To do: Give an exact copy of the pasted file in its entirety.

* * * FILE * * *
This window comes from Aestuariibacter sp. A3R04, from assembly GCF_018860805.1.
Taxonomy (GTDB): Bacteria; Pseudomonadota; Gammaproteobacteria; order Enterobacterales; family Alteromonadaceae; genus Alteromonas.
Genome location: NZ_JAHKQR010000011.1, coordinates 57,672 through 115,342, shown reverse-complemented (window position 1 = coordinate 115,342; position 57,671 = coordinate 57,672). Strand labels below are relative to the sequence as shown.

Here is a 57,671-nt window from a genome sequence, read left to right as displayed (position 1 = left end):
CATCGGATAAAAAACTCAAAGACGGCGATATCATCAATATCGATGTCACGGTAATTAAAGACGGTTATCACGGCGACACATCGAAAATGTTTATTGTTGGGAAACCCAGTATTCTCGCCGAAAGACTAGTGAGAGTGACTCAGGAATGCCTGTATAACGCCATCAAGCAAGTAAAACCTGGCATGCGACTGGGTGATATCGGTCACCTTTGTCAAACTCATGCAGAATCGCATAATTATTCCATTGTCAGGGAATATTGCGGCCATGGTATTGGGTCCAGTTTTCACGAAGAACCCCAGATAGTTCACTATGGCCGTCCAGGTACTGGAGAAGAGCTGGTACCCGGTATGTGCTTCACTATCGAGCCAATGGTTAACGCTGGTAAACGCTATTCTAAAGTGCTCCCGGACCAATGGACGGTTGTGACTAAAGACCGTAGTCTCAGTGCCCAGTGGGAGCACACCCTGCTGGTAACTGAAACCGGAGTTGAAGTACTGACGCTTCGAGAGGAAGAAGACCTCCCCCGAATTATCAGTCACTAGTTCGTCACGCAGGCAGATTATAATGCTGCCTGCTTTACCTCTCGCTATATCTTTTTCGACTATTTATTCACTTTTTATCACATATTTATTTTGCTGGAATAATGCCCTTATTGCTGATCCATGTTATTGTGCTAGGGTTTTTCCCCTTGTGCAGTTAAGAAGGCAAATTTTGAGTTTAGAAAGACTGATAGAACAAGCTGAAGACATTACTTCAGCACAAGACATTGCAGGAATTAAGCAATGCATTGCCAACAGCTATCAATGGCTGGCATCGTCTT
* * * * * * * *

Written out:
This window comes from Aestuariibacter sp. A3R04, from assembly GCF_018860805.1.
Taxonomy (GTDB): Bacteria; Pseudomonadota; Gammaproteobacteria; order Enterobacterales; family Alteromonadaceae; genus Alteromonas.
Genome location: NZ_JAHKQR010000011.1, coordinates 57,672 through 115,342, shown reverse-complemented (window position 1 = coordinate 115,342; position 57,671 = coordinate 57,672). Strand labels below are relative to the sequence as shown.

Here is a 57,671-nt window from a genome sequence, read left to right as displayed (position 1 = left end):
CATCGGATAAAAAACTCAAAGACGGCGATATCATCAATATCGATGTCACGGTAATTAAAGACGGTTATCACGGCGACACATCGAAAATGTTTATTGTTGGGAAACCCAGTATTCTCGCCGAAAGACTAGTGAGAGTGACTCAGGAATGCCTGTATAACGCCATCAAGCAAGTAAAACCTGGCATGCGACTGGGTGATATCGGTCACCTTTGTCAAACTCATGCAGAATCGCATAATTATTCCATTGTCAGGGAATATTGCGGCCATGGTATTGGGTCCAGTTTTCACGAAGAACCCCAGATAGTTCACTATGGCCGTCCAGGTACTGGAGAAGAGCTGGTACCCGGTATGTGCTTCACTATCGAGCCAATGGTTAACGCTGGTAAACGCTATTCTAAAGTGCTCCCGGACCAATGGACGGTTGTGACTAAAGACCGTAGTCTCAGTGCCCAGTGGGAGCACACCCTGCTGGTAACTGAAACCGGAGTTGAAGTACTGACGCTTCGAGAGGAAGAAGACCTCCCCCGAATTATCAGTCACTAGTTCGTCACGCAGGCAGATTATAATGCTGCCTGCTTTACCTCTCGCTATATCTTTTTCGACTATTTATTCACTTTTTATCACATATTTATTTTGCTGGAATAATGCCCTTATTGCTGATCCATGTTATTGTGCTAGGGTTTTTCCCCTTGTGCAGTTAAGAAGGCAAATTTTGAGTTTAGAAAGACTGATAGAACAAGCTGAAGACATTACTTCAGCACAAGACATTGCAGGAATTAAGCAATGCATTGCCAACAGCTATCAATGGCTGGCATCGTCTT